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READING LIST

JANUARY 2015 ISSUE

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Force Magazine

Intelligent Moves

Human trafficking continues to pose a challenge to the SSB, which achieved quite bit in the last year
 

By Dilip Kumar Mekala

DG In his mandatory press conference, a prelude to the 51st Raising Day celebrations of the Sashastra Seema Bal (SSB), Director General Banshi Dhar Sharma listed the achievements of his force in the year gone by. While the incidences of illegal activities like smuggling arms and ammunition, human trafficking, illegal migration increased last year (according to the statistics provided by the SSB), the DG was confident that the measures taken were equally efficient to curb them.

The most important achievement of the force was the enhanced tactical cooperation between the armed forces of Nepal and Bhutan. The troops regularly carry out joint patrolling along the border. There is also a proposal to conduct military exercise with Nepal and Bhutan police forces; however, that proposal is yet to be approved by the ministry of home affairs (MHA). In 2014, SSB and the armed police force of Nepal started the annual DG level meetings. “New beginnings have been made,” said Sharma while referring to the annual talks. A similar initiative on the Bhutan side is also awaited. “The MHA has already approved the annual DG level meeting between SSB and Royal Bhutan Police,” added Sharma.

He acknowledges that his previous stint with the Border Security Force (BSF) have prepared him to handle challenges at the Indo-Nepal and Bhutan borders, and also the internal security roles in Jammu and Kashmir. He had served in the BSF as DIG at Jaisalmer and IG in Jammu and Kashmir, both on Indo-Pak border and ADG of the Eastern theatre of the BSF. “There are many similarities between Bangladesh border and that of Nepal and Bhutan,” he said, adding that “similarities don’t end with the porous nature of the border but extends to the demography as well”.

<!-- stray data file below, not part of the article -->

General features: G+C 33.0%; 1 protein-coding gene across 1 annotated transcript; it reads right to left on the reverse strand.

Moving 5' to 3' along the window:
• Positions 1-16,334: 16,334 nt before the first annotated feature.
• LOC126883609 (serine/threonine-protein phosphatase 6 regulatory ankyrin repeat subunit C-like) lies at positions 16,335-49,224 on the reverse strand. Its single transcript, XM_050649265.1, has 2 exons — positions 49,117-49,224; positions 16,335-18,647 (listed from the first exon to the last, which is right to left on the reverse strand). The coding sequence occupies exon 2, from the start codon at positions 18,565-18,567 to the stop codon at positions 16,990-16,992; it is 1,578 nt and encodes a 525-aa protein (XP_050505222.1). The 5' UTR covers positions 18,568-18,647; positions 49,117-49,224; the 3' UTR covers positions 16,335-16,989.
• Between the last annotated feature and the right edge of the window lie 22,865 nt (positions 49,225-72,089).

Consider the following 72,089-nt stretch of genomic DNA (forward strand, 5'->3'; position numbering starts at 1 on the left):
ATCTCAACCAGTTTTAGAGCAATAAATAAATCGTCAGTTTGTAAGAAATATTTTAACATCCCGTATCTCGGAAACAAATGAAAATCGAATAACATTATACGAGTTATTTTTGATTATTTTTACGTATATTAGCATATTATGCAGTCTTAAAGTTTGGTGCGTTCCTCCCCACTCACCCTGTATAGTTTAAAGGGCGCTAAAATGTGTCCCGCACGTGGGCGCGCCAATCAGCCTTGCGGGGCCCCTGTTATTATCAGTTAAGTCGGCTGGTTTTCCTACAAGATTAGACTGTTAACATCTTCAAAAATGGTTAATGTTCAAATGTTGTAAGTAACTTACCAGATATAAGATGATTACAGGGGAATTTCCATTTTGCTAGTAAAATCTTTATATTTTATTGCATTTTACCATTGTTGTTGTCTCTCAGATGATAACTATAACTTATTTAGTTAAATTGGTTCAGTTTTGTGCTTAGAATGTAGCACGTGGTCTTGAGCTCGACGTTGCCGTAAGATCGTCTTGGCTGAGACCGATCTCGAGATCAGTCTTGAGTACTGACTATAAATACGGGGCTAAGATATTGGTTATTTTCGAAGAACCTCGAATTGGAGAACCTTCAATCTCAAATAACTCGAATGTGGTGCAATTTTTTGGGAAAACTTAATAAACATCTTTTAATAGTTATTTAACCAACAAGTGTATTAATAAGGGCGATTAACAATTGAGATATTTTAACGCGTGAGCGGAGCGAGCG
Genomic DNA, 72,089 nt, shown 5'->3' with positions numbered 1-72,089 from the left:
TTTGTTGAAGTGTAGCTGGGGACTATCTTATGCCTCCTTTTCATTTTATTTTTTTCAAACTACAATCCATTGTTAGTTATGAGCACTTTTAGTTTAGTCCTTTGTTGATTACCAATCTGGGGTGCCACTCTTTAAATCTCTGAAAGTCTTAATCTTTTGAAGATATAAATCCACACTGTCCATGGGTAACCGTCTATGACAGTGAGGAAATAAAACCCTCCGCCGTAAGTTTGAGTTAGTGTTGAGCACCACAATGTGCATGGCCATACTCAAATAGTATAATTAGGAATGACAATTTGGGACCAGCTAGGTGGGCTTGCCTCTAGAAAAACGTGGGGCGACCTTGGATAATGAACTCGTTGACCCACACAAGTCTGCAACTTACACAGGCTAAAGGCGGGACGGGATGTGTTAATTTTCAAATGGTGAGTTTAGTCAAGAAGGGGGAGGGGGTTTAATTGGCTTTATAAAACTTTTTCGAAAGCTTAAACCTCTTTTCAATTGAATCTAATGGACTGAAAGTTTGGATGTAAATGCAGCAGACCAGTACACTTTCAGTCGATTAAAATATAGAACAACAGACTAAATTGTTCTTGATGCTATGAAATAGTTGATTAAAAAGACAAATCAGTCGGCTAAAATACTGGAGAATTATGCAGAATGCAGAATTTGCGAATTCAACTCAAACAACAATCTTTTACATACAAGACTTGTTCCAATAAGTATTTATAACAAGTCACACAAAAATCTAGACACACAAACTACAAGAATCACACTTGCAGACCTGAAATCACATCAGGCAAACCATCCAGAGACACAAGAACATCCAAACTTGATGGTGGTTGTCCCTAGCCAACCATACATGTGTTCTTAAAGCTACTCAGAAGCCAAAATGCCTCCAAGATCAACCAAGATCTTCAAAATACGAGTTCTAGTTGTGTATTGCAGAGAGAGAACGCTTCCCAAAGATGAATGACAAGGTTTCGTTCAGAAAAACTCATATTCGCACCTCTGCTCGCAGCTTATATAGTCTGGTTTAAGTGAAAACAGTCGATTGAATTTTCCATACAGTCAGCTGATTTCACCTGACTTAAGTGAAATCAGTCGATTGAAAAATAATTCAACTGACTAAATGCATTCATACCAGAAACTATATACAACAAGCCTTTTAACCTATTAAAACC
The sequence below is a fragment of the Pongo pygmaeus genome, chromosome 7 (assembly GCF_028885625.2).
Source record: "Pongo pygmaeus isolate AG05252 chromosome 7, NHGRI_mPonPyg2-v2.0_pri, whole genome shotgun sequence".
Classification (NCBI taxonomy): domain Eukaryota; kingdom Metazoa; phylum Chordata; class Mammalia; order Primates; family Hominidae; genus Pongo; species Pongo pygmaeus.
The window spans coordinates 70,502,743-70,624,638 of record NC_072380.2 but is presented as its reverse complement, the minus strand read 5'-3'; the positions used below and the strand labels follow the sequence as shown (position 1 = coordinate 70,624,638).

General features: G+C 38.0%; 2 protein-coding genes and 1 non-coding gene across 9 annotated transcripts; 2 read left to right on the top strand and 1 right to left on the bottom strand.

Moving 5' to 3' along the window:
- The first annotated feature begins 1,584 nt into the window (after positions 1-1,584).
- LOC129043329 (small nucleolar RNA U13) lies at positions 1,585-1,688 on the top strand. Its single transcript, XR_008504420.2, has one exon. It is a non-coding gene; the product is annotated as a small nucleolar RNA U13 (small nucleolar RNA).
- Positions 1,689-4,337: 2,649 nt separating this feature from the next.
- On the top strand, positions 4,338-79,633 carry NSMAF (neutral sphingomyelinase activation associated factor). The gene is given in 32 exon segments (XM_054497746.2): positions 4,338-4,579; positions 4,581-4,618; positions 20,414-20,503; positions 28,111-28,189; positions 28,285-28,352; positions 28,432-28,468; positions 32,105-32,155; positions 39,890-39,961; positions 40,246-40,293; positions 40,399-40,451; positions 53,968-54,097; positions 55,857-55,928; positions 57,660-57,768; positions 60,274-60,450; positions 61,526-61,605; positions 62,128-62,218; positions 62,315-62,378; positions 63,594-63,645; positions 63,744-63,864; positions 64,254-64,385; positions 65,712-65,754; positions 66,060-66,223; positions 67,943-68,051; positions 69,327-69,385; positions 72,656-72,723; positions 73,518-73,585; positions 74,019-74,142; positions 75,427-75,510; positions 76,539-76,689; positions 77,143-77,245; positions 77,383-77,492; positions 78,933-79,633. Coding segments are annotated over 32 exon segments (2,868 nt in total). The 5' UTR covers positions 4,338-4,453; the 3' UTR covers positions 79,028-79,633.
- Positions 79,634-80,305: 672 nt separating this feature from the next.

Drawing experiences from his previous roles, Sharma emphasised on non-lethal weapons during the operations. Since the SSB is deployed in friendly, open borders, lethal weapons are essentially a liability. “There are instances where criminals enter the country from areas where the troops operate with lethal weapons. They can be sure that the troops won’t fire at them easily”, he said. With non-lethal weapons, the troops wouldn’t hesitate much before firing at the suspects. Even in those cases, the troops rely heavily on the intelligence to avoid any untoward incident as the non-lethal weapons if fired from close range could lead to casualties. “The biggest weapon for our troops in these areas is intelligence,” he emphasised. “We have sent proposal for the government to adopt new methods for intelligence,” he added further. In 2014, SSB had arrested 2,255 smugglers, and also many other illegal infiltrators from countries like Tibet, China, Israel, Bangladesh etc.

Special Services Bureau, the previous avatar of the SSB was originally an intelligence based organisation. Their primary focus was to engage with the locals in the border areas to gather intelligence information. Many civic action programmes were initiated in this respect. The SSB maintains that sort of engagement with the border villages even now. In 2014, the SSB spent more than Rs 4.5 crore for various civic action programmes like Samajik Chetna Abhiyan, medical civic action, publicity campaign and other community welfare programmes. Recently, the force adopted 309 schools under the Clean India campaign.




 
 
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